have crossed out Murphy's name because he is a dishonest citizen. Yes, I
am ambitious; but I would forego Washington rather than reach it by
shaking Murphy's hand." The blood of the old war-governor tingled in
his veins at that moment.

"It must be replaced,"--quietly.

"In face of that document?"

"In spite of it."

"I refuse!"

"Listen to reason, my boy; you are young, and you have to learn that in
politics there's always a bitter pill with the sweet. To elect you I
have given my word to Murphy that he shall have the office."

"You may send Mr. Murphy to me," said Carrington curtly. "I'll take all
the blame."

"This is final?"

"It is. And I am surprised that you should request this of me."

"He will defeat you."

"So be it."

McDermott was exceedingly angry, but he could not help admiring the
young man's resoluteness and direct honesty.

"You are making a fatal mistake. I shall make an enemy of the man, and I
shall not be able to help you. I have a great deal at stake. If we lose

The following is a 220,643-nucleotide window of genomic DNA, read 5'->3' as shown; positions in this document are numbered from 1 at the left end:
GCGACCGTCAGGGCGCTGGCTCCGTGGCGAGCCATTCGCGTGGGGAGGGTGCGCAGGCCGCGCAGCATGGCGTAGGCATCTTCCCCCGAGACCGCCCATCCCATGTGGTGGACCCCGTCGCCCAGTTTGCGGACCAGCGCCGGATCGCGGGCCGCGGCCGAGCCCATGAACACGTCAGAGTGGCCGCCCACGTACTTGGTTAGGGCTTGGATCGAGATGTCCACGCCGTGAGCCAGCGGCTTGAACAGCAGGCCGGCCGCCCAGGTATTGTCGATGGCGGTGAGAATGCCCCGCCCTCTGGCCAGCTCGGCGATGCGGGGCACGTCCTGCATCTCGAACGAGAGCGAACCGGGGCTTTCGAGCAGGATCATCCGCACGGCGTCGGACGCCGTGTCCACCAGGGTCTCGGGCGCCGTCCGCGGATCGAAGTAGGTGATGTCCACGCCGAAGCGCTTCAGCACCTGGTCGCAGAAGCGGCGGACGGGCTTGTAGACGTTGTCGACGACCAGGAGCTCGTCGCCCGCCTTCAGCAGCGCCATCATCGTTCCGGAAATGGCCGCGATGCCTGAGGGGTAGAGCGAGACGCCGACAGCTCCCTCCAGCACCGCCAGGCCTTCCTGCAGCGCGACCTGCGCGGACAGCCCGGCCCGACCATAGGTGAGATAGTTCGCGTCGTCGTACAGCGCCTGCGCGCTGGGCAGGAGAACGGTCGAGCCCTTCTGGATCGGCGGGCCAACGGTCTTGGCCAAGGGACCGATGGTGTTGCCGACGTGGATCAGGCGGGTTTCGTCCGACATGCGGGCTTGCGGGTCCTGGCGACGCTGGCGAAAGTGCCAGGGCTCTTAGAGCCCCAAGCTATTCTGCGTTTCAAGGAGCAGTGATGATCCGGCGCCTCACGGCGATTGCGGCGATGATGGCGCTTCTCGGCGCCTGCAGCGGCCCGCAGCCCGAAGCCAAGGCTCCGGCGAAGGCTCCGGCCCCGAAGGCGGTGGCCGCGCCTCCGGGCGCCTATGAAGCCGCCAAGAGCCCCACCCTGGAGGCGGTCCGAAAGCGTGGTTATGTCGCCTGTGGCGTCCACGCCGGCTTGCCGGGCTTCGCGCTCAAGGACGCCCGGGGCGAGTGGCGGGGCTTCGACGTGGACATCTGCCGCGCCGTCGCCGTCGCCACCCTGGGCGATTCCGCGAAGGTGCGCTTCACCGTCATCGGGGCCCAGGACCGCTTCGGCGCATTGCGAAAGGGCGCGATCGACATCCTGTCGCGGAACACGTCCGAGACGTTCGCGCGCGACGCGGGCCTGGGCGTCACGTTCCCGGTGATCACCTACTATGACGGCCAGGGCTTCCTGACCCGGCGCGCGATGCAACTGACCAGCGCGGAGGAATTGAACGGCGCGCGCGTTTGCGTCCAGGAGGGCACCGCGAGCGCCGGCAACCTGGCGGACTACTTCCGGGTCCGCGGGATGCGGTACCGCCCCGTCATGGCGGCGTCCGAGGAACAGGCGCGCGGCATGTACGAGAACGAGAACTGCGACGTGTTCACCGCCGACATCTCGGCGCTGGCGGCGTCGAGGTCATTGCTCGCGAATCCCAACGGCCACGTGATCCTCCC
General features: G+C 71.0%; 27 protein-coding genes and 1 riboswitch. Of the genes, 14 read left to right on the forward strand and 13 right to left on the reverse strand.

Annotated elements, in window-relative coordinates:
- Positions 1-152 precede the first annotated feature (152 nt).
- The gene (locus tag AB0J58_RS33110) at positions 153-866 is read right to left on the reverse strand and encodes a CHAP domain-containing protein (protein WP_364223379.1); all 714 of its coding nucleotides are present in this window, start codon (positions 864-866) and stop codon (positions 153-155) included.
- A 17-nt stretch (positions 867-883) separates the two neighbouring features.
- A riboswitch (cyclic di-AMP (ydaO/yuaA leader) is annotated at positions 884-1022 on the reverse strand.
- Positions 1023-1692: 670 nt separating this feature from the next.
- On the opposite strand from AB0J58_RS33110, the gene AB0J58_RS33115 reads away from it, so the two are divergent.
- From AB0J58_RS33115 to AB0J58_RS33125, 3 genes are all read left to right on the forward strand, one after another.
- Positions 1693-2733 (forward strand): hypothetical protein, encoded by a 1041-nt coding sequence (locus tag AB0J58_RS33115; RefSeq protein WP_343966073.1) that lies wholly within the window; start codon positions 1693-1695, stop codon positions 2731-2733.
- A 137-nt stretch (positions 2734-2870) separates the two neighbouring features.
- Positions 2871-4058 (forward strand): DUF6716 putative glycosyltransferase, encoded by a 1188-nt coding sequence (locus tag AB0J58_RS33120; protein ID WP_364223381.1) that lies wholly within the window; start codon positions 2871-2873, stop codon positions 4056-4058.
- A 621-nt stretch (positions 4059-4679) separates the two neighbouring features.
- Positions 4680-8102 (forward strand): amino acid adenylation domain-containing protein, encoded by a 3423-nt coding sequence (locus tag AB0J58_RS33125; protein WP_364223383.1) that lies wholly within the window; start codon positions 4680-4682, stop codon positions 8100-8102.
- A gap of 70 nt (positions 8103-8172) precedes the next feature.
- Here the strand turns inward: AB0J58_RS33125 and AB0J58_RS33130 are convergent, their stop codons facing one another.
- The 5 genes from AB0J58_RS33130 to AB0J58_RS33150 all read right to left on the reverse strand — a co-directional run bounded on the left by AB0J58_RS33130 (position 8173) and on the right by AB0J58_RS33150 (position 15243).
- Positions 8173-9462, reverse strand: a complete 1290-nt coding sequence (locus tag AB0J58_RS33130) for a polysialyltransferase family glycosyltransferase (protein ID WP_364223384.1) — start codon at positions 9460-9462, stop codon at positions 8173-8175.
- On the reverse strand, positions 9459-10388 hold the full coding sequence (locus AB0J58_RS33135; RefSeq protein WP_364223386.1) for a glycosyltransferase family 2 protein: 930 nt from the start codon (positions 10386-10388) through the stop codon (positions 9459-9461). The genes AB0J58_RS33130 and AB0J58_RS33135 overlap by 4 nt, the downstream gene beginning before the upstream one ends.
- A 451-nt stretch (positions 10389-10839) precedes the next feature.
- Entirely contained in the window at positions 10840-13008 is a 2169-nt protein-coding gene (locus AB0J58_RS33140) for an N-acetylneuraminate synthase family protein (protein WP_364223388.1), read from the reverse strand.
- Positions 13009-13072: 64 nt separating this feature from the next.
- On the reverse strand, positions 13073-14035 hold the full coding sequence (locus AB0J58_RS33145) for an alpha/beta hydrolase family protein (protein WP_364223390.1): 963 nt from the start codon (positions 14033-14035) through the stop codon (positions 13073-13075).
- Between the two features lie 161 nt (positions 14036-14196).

the eighth, we lose everything, and for years to come."

"Perhaps. One dishonest step leads to another, and if I should sanction
this man, I should not hesitate at greater dishonesty. My honesty is my
bread and butter ... and my conscience."

"Corporations have no souls; politics has no conscience. Williard...."

"My name is Carrington,"--abruptly. "In a matter of this kind I can not
permit myself to be subjected to comparisons. You brought about my
present position in municipal affairs."

"We had need of you, and still need you," confessed the other
reluctantly. "The party needs new blood."

"You are a clever man, Mr. McDermott; you are a leader; let me appeal to
your better judgment. Murphy is a blackguard, and he would be in any
party, in any country. In forcing him on me, you rob me of my
self-respect."

McDermott shrugged. "In this case he is a necessary evil. The success
of the party depends upon his good will. Listen. Will you find, in all
this wide land, a ruling municipality that is incorrupt? Is there not a
fly in the ointment whichever way you look? Is not dishonesty fought
with dishonesty; isn't it corruption against corruption? Do you believe